Identifying the major proteome components of Haemophilus influenzae type-strain NCTC 8143.

Link AJ, Hays LG, Carmack EB, Yates JR
Electrophoresis. 1997 18 (8): 1314-34

PMID: 9298647 · DOI:10.1002/elps.1150180808

With the completion of the Haemophilus influenzae Rd genomic sequence, we know the identity of most of the theoretical proteins in the proteome of this bacterium. However, the most abundant components of the actual proteome are unknown. Using mass spectrometry and two-dimensional gel electrophoresis (2-DE), we sequenced and analyzed the most abundant proteins observed in the ATCC reference strain of H. influenzae, NCTC 8143 (303 of approximately 400 Coomassie-stained 2-DE spots). To automate the identification of 2-DE spots, we coupled a liquid autosampler to a microcolumn liquid chromatography electrospray ionization tandem mass spectrometer capable of identifying 22 spots per day. From the 303 sequenced spots, we identified 263 unique proteins. Most of the abundant proteins lie in an isoelectric point range of pH 4-7 and a molecular mass range of 10-100 kDa. Of the observed proteins, the most abundant is the outer membrane protein P2. Based on variety and abundance, proteins involved in energy metabolism and macromolecular synthesis are the dominant classes of proteins. Unexpectedly, tryptophanase was identified as a highly abundant protein in the strain NCTC 8143 whose sequence is not present in the genome of the Rd strain. By searching the tandem mass spectra against the translated genomic sequence, we identified several proteins which were not annotated in the genomic sequence. Surprisingly, 22% of the identified 2-DE spots represent isoforms in which gene products with the same primary sequence have different observed pI and M(r), indicating that these proteins are post-translationally processed. Although most proteins' predicted and observed isoelectric points and molecular masses show reasonable concordance, the observed values for several proteins deviate significantly from the predicted values. These anomalies may represent either highly processed proteins or misinterpretations of the genomic sequence. Using the technology developed in this project, the protein expression of other strains of H. influenzae grown under different environmental conditions can be compared to identify differences in their proteomes.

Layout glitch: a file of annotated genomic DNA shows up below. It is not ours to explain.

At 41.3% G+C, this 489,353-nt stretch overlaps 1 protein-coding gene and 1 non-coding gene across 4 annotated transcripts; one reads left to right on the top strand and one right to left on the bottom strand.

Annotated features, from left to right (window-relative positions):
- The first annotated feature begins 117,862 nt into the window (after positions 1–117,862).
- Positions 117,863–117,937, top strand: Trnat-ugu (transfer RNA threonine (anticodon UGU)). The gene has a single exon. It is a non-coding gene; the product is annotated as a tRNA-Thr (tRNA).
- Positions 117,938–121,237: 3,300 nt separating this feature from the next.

MeSH Terms (8)

Bacterial Proteins Electrophoresis, Gel, Two-Dimensional Genome, Bacterial Haemophilus influenzae Isoelectric Point Mass Spectrometry Molecular Weight Peptide Mapping

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